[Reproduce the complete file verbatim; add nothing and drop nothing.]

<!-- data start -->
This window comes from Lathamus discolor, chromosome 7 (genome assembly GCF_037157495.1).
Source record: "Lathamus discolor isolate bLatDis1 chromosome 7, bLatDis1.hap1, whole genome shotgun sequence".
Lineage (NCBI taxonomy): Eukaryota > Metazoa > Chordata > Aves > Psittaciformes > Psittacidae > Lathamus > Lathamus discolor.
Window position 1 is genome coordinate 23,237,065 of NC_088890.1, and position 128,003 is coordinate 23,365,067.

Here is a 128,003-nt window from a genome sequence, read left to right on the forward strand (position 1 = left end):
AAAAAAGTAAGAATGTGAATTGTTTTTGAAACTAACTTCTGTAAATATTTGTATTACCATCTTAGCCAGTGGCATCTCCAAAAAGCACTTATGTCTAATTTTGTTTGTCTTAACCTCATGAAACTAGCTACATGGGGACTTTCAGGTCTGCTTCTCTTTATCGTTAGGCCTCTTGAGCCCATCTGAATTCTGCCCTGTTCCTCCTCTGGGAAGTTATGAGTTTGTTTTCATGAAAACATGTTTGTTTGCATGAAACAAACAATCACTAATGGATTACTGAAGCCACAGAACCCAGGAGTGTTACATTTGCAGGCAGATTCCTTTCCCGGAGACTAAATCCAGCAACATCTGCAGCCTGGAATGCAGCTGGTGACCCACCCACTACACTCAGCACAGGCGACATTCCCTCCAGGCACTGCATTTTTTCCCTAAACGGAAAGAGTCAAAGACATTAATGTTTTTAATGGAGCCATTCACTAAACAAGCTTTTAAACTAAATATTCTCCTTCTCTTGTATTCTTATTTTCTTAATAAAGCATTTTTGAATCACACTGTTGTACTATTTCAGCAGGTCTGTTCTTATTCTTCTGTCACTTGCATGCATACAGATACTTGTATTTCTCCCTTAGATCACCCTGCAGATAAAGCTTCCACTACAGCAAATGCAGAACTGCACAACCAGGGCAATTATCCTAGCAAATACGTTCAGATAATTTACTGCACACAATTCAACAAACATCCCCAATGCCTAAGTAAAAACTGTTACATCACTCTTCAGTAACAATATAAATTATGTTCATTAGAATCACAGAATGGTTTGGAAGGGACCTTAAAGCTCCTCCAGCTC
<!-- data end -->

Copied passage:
This window comes from Lathamus discolor, chromosome 7 (genome assembly GCF_037157495.1).
Source record: "Lathamus discolor isolate bLatDis1 chromosome 7, bLatDis1.hap1, whole genome shotgun sequence".
Lineage (NCBI taxonomy): Eukaryota > Metazoa > Chordata > Aves > Psittaciformes > Psittacidae > Lathamus > Lathamus discolor.
Window position 1 is genome coordinate 23,237,065 of NC_088890.1, and position 128,003 is coordinate 23,365,067.

Here is a 128,003-nt window from a genome sequence, read left to right on the forward strand (position 1 = left end):
AAAAAAGTAAGAATGTGAATTGTTTTTGAAACTAACTTCTGTAAATATTTGTATTACCATCTTAGCCAGTGGCATCTCCAAAAAGCACTTATGTCTAATTTTGTTTGTCTTAACCTCATGAAACTAGCTACATGGGGACTTTCAGGTCTGCTTCTCTTTATCGTTAGGCCTCTTGAGCCCATCTGAATTCTGCCCTGTTCCTCCTCTGGGAAGTTATGAGTTTGTTTTCATGAAAACATGTTTGTTTGCATGAAACAAACAATCACTAATGGATTACTGAAGCCACAGAACCCAGGAGTGTTACATTTGCAGGCAGATTCCTTTCCCGGAGACTAAATCCAGCAACATCTGCAGCCTGGAATGCAGCTGGTGACCCACCCACTACACTCAGCACAGGCGACATTCCCTCCAGGCACTGCATTTTTTCCCTAAACGGAAAGAGTCAAAGACATTAATGTTTTTAATGGAGCCATTCACTAAACAAGCTTTTAAACTAAATATTCTCCTTCTCTTGTATTCTTATTTTCTTAATAAAGCATTTTTGAATCACACTGTTGTACTATTTCAGCAGGTCTGTTCTTATTCTTCTGTCACTTGCATGCATACAGATACTTGTATTTCTCCCTTAGATCACCCTGCAGATAAAGCTTCCACTACAGCAAATGCAGAACTGCACAACCAGGGCAATTATCCTAGCAAATACGTTCAGATAATTTACTGCACACAATTCAACAAACATCCCCAATGCCTAAGTAAAAACTGTTACATCACTCTTCAGTAACAATATAAATTATGTTCATTAGAATCACAGAATGGTTTGGAAGGGACCTTAAAGCTCCTCCAGCTC